Do Sperm Donors Have Legal Right For Paternity?
Sperm donation is a hot button topic that has not garnered enough attention in the media. The importance for men who want to donate sperm to know their legal rights as it pertains to the state in which they live is more important than ever.
Failure to know the law in your state may cost you financially. So, the question is, does a sperm donor have legal rights? The answer depends on how the sperm donation was handled. For example, if the donation was mediated by a state licensed practitioner and all of the correct paperwork was filled out. The sperm donor in most instances will be relieved of all rights (visitation, child support etc). In states like NJ getting a family law attorney is recommended due to recent cases where donors wanted visitation rights. Regardless of the state, getting an attorney involved that is well-versed in your state’s laws is necessary.
If a licensed doctor is not used, will I be liable for child support?
In some states, yes. Informally donating sperm to a couple or a single woman will not protect you from;
- paying child support
- The woman or couple from your paternity.
- It will not protect the couple from your right for visitation.
What should be noted, the donor can not be the mother’s husband. If he is, a court may automatically be deemed you the legal father, even if
the insemination occurred during a divorce. Or, if have a contract in place relinquishing your rights.
As stated earlier. getting a licensed practitioner involved in this process can go a long way.
What exceptions are there, if any?
Well, the importance of keeping up with sperm donation laws in your state are VERY important because laws can change at a drop of a dime. For example, A court in Pennslyvania recently ruled that a sperm donor was liable for pay child support.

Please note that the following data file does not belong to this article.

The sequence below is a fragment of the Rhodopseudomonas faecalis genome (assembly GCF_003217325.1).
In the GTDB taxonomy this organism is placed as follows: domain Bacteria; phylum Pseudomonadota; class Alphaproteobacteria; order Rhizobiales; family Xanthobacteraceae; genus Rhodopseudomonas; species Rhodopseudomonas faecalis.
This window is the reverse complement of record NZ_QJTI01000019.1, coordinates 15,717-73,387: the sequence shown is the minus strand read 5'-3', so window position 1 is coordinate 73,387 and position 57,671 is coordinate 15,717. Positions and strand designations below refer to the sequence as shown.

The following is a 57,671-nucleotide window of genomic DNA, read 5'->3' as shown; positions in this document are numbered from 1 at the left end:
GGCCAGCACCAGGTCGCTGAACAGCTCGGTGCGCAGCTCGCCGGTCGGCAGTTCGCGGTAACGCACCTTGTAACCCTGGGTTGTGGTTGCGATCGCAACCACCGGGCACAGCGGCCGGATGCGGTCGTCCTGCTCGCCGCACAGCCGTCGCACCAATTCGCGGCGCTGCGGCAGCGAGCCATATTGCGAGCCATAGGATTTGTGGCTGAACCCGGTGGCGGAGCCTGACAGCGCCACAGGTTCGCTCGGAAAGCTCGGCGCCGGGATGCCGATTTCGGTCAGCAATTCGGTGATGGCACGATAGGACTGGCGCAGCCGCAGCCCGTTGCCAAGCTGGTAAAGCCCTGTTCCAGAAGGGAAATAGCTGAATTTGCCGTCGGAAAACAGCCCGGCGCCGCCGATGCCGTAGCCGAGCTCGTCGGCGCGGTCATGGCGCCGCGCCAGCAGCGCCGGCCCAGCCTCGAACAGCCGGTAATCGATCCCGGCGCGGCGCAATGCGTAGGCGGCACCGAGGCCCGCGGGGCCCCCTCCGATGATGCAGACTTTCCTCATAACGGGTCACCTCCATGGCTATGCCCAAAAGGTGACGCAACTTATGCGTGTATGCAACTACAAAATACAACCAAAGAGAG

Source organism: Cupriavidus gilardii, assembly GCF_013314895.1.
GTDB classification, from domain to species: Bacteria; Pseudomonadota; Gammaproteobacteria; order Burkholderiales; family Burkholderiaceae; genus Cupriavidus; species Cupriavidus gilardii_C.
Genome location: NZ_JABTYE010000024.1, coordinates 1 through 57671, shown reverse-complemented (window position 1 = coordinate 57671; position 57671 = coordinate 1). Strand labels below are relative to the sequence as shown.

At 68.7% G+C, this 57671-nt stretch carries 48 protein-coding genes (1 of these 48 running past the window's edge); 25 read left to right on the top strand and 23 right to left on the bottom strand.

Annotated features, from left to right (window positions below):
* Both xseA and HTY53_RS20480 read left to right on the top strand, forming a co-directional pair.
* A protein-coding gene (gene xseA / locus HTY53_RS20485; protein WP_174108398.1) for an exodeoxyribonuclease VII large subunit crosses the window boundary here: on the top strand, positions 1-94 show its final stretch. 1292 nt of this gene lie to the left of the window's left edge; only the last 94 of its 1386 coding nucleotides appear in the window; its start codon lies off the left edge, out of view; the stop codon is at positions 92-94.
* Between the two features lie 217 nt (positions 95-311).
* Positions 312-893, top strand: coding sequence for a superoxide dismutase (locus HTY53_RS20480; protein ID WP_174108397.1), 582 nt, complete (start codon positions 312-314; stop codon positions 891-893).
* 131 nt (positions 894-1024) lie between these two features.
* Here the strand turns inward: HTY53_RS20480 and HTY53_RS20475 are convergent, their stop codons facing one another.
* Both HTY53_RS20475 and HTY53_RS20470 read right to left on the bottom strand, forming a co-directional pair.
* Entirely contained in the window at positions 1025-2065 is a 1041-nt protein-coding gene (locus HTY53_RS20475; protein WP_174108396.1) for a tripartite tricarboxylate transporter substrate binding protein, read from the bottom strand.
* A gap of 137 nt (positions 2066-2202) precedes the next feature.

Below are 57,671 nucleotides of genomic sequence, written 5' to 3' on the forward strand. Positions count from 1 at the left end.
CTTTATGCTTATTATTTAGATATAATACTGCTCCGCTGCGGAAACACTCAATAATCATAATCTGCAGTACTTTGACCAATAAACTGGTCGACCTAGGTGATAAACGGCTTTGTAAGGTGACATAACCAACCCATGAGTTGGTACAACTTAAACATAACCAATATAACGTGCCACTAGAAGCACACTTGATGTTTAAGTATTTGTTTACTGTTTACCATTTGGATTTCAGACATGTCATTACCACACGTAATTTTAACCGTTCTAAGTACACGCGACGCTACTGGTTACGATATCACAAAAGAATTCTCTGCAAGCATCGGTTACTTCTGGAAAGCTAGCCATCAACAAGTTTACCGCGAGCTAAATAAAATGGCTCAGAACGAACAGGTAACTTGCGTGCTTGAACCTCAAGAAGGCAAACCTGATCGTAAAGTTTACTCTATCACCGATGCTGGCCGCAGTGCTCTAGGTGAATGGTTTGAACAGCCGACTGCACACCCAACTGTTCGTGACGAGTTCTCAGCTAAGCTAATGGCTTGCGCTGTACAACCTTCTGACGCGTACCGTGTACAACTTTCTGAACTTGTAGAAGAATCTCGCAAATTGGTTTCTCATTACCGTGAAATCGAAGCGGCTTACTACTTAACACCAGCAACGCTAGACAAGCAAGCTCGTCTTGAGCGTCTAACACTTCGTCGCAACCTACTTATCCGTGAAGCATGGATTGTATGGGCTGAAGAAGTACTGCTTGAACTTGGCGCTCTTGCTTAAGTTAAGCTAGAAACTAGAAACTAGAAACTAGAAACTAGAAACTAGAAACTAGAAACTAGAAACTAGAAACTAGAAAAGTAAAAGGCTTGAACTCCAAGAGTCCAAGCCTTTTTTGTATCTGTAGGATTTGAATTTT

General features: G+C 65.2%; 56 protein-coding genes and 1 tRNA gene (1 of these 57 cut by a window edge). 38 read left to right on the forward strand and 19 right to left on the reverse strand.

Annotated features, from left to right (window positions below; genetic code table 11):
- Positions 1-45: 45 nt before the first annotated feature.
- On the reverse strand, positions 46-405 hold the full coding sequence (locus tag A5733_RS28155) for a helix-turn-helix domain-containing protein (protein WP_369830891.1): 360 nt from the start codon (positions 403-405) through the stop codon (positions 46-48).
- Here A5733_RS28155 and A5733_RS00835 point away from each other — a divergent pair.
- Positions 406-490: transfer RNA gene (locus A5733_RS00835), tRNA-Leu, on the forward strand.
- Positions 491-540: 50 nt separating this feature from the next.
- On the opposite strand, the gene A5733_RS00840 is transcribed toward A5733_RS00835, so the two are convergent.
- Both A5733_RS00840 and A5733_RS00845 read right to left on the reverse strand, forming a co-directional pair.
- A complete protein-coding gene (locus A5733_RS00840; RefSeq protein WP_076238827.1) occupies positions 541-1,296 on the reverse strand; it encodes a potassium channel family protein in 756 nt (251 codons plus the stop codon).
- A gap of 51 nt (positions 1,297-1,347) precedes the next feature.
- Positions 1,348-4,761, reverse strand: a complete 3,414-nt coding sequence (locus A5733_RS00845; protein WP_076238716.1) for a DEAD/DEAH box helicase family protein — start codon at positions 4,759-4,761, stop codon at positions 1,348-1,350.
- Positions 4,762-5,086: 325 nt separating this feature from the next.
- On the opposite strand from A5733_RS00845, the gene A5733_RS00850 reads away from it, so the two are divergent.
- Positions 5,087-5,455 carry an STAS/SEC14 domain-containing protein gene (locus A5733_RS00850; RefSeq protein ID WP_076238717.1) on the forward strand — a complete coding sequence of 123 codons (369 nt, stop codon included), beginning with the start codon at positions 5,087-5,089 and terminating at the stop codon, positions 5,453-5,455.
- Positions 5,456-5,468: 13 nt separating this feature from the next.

The court ruled against him even though the evidence was submitted showing the mother of the child was married at the time and there was a written contract in place relinquishing him of all his rights.
Would it better if I went to a sperm bank instead of dealing directly with a woman or a couple?
Using a sperm bank and donating anonymously may be the best option for donors because the contract is between the Sperm Donation Clinic and the Donor. So currently, I am not aware of an instance where a man who donated sperm by way of the clinic will be liable.
Although, in some countries in Europe, the law states that a child can reach out to the anonymous donor once they reach 18 years of age. So, it is important to keep in your state’s perspective on this issue of sperm donation.
Below are some State Laws Concerning a Known Sperm Donor’s Rights
California: If you use a licensed medical professional, then the sperm donor automatically loses all claims to the child. Also, if the mother is married, then the husband automatically becomes the legal father.
Oregon: The statute is the same as California’s.
Florida: If state law rules you are a “donor,” then all your rights/obligations to the child are relinquished. This is the case, even if the insemination is NOT done through a licensed medical professional. The courts will also look to any written contracts in determining the parties’ intent on the role of the donor.
Pennsylvania: “Artificial insemination” must be performed at a licensed insemination facility. Donors will be considered the father of a child if insemination happened outside of a licensed facility.
New York: Generally, contracts about sperm donation between a couple and a donor are unenforceable. The court will only look at the best interests of the child in determining the rights and duties of the donor.
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